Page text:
Nuclear Instruments and Methods in Physics Research Section A Accelerators Spectrometers Detectors and Associated Equipment 01/2014; 734:23-31. DOI:10.1016/j.nima.2013.07.021 · 1.32 Impact Factor
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    ABSTRACT: Cornell University has been designing and building superconducting accelerators for various applications for more than 50 years. Currently, an energy-recovery linac (ERL) based synchrotron-light facility is proposed making use of the existing CESR facility. As part of the phase 1 R&D; program funded by the NSF, critical challenges in the design were addressed, one of them being a full linac cryo-module. It houses 6 superconducting cavities- operated at 1.8 K in continuous wave (CW) mode - with individual HOM absorbers and one magnet/ BPM section. Pushing the limits, a high quality factor of the cavities (2⋅1010) and high beam currents (100 mA accelerated plus 100 mA decelerated) are targeted. We will present the design of the main linac cryo-module (MLC) being finalized recently, its cryogenic features and report on the status of the fabrication which started in late 2012.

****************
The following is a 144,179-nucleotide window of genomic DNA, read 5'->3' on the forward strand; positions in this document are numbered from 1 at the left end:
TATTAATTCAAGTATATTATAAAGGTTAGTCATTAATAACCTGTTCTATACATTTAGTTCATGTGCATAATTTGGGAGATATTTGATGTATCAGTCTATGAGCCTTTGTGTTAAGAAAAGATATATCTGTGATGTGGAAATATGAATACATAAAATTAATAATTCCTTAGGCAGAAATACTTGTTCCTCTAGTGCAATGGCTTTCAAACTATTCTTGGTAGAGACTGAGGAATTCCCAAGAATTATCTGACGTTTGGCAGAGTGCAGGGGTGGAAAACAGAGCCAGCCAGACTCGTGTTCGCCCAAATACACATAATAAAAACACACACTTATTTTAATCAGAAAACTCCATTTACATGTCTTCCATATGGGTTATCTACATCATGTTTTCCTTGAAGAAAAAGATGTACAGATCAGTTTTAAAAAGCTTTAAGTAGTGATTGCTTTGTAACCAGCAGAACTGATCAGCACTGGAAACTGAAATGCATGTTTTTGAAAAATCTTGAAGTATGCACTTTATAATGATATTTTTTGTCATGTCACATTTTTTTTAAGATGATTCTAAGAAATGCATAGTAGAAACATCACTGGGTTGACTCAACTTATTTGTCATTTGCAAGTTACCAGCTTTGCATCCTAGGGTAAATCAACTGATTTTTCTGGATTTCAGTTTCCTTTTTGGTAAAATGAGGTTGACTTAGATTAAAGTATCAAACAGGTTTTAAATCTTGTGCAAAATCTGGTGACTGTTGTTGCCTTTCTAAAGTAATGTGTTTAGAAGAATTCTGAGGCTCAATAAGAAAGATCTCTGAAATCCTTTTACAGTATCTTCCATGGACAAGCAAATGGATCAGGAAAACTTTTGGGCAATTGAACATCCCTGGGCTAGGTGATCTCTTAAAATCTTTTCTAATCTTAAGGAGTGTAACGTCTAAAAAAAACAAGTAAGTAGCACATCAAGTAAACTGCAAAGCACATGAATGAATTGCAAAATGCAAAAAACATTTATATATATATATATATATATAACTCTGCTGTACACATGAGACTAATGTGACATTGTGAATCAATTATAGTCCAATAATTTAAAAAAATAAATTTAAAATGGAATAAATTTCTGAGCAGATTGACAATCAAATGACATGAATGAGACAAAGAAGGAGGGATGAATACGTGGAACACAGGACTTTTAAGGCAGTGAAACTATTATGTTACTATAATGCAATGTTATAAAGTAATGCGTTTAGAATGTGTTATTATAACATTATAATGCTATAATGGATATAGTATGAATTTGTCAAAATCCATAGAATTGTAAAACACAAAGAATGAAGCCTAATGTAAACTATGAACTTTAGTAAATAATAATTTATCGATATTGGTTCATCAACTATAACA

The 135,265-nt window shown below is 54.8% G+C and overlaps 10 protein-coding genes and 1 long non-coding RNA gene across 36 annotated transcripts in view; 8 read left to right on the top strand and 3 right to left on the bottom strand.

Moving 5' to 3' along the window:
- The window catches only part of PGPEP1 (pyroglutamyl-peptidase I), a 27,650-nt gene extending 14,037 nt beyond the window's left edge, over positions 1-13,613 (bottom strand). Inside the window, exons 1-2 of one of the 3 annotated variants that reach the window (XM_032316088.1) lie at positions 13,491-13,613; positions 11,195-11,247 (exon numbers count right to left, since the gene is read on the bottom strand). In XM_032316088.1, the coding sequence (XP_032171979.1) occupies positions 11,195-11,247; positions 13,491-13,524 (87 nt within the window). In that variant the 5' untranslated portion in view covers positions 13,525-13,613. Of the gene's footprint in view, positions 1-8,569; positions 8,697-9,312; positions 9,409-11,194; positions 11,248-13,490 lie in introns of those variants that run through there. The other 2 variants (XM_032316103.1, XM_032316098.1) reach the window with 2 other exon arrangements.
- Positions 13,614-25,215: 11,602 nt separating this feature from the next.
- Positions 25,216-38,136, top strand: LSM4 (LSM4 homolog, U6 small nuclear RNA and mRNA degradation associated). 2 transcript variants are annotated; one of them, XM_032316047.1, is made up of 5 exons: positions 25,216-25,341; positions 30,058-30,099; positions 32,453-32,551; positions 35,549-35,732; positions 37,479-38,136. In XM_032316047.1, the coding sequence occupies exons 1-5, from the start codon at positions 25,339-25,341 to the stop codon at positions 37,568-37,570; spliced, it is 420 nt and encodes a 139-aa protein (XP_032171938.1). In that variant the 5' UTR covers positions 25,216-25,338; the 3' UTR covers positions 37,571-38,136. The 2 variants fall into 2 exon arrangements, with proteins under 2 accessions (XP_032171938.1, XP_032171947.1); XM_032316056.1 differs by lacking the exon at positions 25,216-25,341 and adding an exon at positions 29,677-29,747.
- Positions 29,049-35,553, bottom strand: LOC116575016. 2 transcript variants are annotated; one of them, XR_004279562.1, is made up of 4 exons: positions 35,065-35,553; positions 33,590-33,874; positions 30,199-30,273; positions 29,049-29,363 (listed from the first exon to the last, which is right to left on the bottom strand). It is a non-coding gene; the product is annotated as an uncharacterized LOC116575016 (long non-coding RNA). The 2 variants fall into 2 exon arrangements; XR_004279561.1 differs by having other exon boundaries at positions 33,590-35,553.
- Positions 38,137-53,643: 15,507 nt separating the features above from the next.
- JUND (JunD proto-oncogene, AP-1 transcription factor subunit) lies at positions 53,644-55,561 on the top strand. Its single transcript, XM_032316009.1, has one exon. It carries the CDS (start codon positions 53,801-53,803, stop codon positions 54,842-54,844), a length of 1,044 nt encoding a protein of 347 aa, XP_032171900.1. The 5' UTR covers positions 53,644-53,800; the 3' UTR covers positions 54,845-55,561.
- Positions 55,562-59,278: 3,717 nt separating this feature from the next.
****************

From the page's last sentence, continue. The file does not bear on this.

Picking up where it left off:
12/2013; 1573(1). DOI:10.1063/1.4860931
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    ABSTRACT: A comment to the authors' SRF Conference pre-print [1] was submitted by A. Gurevich to the arXiv [2]. In this response, we show that the arguments used in the comment are not valid. [1] arXiv:1309.3239 [2] arXiv:1309.5626